About half way through the semester, we watched a clip from the video Some Place I Call Home. This video was created in 2007 by a student at Trinity College, and it highlights the racial inequality that occurs on the Trinity College campus. Watching this video was a pivotal moment for me and my understanding of race, racial inequality and white privilege. I was shocked to learn of the racist acts that had occurred at Trinity College as recently as 2007, such as racial slurs being written on dry erase boards belonging to students of color. Later during an in class discussion about the film, I was even more surprised to hear that racist acts and the use of racial slurs continued to be prevalent at Trinity College. For the first time in my life, I felt personally connected to racial issues and racial inequality because I was immersed in a community in which these things not only occurred but were also openly discussed. I could no longer live in denial of the existence of racial inequality or the existence of white privilege.

I left seminar that day feeling upset and confused. I had never had been exposed to racism before, and I didn’t like it. My immediate reaction was to blame Trinity College for making me feel this way. I assumed that racism was an issue only at Trinity College because of the college’s racial and social dynamic, but I still refused to believe that racism was an issue outside of my school. As I walked back to my dorm after seminar that day feeling flustered, I called my parents to share what I had learned with them. I told them that I was in total shock to discover that racist acts occurred at Trinity College and that I couldn’t believe how ignorant and closed minded the community at Trinity College was. Racism had been dead for decades now, why were Trinity students still living in the past? That’s when my parents explained to me that though I may have been unaware of racism in my early life, racism wasn’t just an issue at Trinity; racism was a problem all throughout America. They were shocked that I had never been exposed to racism and explained to me that I had been very sheltered at boarding school. I had a really hard time coming to terms with this fact, but being in Color and Money helped me to understand that I was not alone.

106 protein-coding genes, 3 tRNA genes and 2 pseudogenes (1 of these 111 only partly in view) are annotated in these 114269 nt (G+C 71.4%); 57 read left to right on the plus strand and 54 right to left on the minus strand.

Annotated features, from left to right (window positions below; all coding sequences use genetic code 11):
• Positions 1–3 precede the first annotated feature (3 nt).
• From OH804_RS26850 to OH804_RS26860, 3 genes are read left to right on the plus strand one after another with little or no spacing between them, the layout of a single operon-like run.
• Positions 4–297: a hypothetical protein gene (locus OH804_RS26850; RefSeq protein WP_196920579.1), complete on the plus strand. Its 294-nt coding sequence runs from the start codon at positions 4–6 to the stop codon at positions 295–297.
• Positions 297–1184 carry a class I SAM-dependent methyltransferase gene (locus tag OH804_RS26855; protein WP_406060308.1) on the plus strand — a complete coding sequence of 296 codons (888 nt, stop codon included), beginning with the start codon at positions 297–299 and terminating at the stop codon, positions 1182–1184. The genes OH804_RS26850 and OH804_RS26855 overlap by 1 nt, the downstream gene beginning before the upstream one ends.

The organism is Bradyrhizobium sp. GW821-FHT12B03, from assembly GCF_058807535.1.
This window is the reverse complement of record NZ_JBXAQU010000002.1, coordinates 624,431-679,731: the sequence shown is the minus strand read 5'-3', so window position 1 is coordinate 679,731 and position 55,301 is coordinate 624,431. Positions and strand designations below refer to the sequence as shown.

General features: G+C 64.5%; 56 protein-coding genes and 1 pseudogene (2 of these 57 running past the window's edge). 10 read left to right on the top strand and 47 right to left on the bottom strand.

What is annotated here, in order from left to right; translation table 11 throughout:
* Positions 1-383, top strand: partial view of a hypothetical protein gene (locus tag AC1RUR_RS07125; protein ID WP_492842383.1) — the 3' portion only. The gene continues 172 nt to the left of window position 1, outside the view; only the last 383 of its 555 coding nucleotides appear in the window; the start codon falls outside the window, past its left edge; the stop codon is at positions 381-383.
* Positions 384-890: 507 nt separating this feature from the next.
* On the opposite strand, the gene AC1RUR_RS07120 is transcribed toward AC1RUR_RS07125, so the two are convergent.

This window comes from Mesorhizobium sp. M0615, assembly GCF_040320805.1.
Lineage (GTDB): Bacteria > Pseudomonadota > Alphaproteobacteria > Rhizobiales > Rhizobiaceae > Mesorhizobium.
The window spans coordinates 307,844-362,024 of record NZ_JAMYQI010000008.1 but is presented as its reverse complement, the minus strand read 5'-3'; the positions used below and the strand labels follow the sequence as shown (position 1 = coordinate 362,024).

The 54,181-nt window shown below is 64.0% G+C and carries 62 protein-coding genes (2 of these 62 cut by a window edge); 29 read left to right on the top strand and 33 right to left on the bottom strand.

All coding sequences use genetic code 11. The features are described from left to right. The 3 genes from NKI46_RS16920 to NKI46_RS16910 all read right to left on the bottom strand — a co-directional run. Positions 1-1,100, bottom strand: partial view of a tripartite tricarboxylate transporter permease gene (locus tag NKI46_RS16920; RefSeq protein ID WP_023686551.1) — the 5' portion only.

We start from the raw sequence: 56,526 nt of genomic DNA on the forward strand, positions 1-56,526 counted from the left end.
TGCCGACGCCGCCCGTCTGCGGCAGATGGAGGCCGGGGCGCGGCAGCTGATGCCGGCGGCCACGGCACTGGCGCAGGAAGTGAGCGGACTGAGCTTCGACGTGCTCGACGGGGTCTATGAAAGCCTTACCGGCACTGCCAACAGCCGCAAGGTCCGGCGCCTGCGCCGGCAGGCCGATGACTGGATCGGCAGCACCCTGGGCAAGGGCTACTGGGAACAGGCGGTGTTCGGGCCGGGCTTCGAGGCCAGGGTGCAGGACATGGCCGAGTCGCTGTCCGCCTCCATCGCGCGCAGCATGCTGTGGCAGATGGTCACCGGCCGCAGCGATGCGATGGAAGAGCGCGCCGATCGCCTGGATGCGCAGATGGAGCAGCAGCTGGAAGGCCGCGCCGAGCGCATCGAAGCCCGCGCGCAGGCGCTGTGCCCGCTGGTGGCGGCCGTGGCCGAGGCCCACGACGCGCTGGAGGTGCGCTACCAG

From in class discussions, I learned that many of my white peers were also unaware of the effects of race before coming to Trinity College and participating in the Color and Money seminar. Additionally, one of the assignments for Color and Money consisted of our class interviewing a group of randomly selected sophomores at Trinity College, both white and nonwhite. The sophomores were asked various questions about race and social class and were asked how they believed race and social class affected them at Trinity College and outside of Trinity College. From this assignment, I learned that many of the white students interviewed were also unaware of their white privilege and unaware of how their race affected them on a daily basis. Hearing my classmates and the sophomores we interviewed share their experiences about race helped me to feel less alone as I worked to better understand the challenging topic of race.

Color and Money has changed my overall perspective of race, and it has opened my eyes to the inequalities that are present among different racial groups. I have learned how various racial groups perceive other racial groups. I have also learned more about my own race and how it affects my life everyday. Being part of the dominant racial group in America, I am not negatively affected by my race. I am now aware that my race gives me an advantage over other racial groups, commonly referred to as white privilege. I have realized the importance of race and the importance of discussing race. I also have realized that it is not unusual for white Americans to be unaware of how they are affected by race. With that being said, I realize that Americans need to start having more conversations about race. Had I not taken Color and Money, I would still be living with the misconception that racial inequality ended with Martin Luther King’s I Have A Dream speech. Color and Money has inspired me to speak up about my thoughts on race and to engage others in conversations about race. If we ever want to see a world where racial equality really does exist, we have to keep having conversations about race.